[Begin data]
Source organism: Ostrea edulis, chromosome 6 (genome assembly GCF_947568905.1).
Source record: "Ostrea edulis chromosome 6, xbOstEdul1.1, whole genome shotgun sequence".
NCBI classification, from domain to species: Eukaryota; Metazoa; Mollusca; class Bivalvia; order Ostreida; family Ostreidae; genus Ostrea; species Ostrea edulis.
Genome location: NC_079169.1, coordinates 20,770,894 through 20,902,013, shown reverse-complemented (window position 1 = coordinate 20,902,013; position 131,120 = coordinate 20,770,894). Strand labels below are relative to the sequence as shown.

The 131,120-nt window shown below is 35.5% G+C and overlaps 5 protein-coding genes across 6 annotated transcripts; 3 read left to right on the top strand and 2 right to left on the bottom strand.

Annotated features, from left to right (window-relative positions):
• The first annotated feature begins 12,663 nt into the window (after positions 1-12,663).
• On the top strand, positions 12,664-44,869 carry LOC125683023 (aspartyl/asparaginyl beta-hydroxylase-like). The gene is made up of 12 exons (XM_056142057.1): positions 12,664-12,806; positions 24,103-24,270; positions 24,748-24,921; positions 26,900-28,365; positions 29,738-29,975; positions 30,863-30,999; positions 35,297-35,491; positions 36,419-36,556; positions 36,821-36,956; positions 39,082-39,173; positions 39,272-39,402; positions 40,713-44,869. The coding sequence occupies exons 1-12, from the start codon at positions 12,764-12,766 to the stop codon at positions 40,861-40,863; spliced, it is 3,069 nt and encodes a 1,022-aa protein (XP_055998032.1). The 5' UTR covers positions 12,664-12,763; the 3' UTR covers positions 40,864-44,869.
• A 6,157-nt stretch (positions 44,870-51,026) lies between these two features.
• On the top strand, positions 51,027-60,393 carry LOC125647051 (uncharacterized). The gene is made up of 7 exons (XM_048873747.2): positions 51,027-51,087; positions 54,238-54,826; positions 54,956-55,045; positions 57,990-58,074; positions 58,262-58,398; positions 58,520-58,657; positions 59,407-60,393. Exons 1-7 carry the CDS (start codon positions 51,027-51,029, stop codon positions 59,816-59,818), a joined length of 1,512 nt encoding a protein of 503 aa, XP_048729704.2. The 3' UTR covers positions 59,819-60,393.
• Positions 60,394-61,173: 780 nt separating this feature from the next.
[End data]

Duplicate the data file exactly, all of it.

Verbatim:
Source organism: Ostrea edulis, chromosome 6 (genome assembly GCF_947568905.1).
Source record: "Ostrea edulis chromosome 6, xbOstEdul1.1, whole genome shotgun sequence".
NCBI classification, from domain to species: Eukaryota; Metazoa; Mollusca; class Bivalvia; order Ostreida; family Ostreidae; genus Ostrea; species Ostrea edulis.
Genome location: NC_079169.1, coordinates 20,770,894 through 20,902,013, shown reverse-complemented (window position 1 = coordinate 20,902,013; position 131,120 = coordinate 20,770,894). Strand labels below are relative to the sequence as shown.

The 131,120-nt window shown below is 35.5% G+C and overlaps 5 protein-coding genes across 6 annotated transcripts; 3 read left to right on the top strand and 2 right to left on the bottom strand.

Annotated features, from left to right (window-relative positions):
• The first annotated feature begins 12,663 nt into the window (after positions 1-12,663).
• On the top strand, positions 12,664-44,869 carry LOC125683023 (aspartyl/asparaginyl beta-hydroxylase-like). The gene is made up of 12 exons (XM_056142057.1): positions 12,664-12,806; positions 24,103-24,270; positions 24,748-24,921; positions 26,900-28,365; positions 29,738-29,975; positions 30,863-30,999; positions 35,297-35,491; positions 36,419-36,556; positions 36,821-36,956; positions 39,082-39,173; positions 39,272-39,402; positions 40,713-44,869. The coding sequence occupies exons 1-12, from the start codon at positions 12,764-12,766 to the stop codon at positions 40,861-40,863; spliced, it is 3,069 nt and encodes a 1,022-aa protein (XP_055998032.1). The 5' UTR covers positions 12,664-12,763; the 3' UTR covers positions 40,864-44,869.
• A 6,157-nt stretch (positions 44,870-51,026) lies between these two features.
• On the top strand, positions 51,027-60,393 carry LOC125647051 (uncharacterized). The gene is made up of 7 exons (XM_048873747.2): positions 51,027-51,087; positions 54,238-54,826; positions 54,956-55,045; positions 57,990-58,074; positions 58,262-58,398; positions 58,520-58,657; positions 59,407-60,393. Exons 1-7 carry the CDS (start codon positions 51,027-51,029, stop codon positions 59,816-59,818), a joined length of 1,512 nt encoding a protein of 503 aa, XP_048729704.2. The 3' UTR covers positions 59,819-60,393.
• Positions 60,394-61,173: 780 nt separating this feature from the next.